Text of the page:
When adding workloads to the Unity system, consider the reported CPU utilization rates as well as the capacity and IOP sizing. Brief spikes of high utilization are normal and expected on any Unity system. The Dell EMC Unity: Best Practices Guide provides details on sustained CPU utilization and recommended operating ranges that influence whether the system can accept additional workloads.
In highly consolidated environments, HANA, as well as other databases and applications, competes for storage resources. The “host I/O limits” quality of service (QoS) feature can be used to control noisy neighbors and protect the HANA production system performance.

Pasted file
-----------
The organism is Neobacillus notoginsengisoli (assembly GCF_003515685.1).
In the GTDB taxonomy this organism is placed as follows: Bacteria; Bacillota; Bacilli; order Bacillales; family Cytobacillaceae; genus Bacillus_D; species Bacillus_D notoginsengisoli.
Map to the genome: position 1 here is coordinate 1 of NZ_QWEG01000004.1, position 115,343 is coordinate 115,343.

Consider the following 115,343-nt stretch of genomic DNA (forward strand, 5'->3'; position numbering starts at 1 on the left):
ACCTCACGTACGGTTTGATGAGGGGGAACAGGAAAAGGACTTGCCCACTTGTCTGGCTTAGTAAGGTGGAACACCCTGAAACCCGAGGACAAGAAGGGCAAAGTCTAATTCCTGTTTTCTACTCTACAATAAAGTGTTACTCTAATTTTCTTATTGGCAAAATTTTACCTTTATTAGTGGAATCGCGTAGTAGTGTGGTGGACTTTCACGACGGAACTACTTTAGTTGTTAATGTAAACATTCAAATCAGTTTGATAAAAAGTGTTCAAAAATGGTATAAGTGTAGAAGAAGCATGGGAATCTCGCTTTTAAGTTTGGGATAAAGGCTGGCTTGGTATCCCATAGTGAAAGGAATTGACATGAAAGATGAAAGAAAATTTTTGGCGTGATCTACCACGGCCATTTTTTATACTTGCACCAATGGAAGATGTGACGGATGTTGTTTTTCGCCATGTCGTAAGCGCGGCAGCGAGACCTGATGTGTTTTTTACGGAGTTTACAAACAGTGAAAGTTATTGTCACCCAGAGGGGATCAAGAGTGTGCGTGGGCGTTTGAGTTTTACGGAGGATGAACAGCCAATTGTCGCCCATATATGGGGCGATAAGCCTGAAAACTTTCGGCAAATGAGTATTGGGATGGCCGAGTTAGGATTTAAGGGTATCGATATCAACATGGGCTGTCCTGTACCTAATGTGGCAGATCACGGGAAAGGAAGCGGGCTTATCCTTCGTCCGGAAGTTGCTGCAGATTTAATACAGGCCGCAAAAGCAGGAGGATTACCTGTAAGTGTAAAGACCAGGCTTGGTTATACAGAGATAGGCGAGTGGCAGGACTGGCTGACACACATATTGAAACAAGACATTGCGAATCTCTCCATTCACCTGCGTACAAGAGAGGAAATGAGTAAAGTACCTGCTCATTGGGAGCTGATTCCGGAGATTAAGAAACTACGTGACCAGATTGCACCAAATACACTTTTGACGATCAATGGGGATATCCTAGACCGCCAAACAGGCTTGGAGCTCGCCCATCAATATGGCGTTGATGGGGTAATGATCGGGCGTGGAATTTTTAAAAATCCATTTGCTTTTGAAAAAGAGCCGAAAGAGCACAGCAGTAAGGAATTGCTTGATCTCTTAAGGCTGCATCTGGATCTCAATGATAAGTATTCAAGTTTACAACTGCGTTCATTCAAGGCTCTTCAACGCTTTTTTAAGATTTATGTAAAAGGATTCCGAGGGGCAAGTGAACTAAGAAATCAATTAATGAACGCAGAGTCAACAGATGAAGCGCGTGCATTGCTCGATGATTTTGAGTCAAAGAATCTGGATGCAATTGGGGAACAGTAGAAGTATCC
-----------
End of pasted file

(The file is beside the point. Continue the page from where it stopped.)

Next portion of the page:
The ability to limit the number of IOPS serviced by the Unity system is known as host I/O limits. Host I/O limits can be applied on LUNs, VMware vStorage VMFS datastores, and their associated snapshots. Use host I/O limits to limit incoming host activity on the basis of IOPS, bandwidth, or both. You can enforce limits on individual resources, or you can share a limit among a set of resources.
Host I/O limits can be effective in consolidated environments if an overload on the storage resources affects the performance of more critical applications, such as SAP HANA production installations. To protect the performance of SAP HANA production systems, consider configuring host I/O limits on LUNs, datastores of non-SAP HANA applications, or SAP HANA nonproduction systems to limit the total IOPs or bandwidth, which might otherwise consume a large portion of the system’s resources.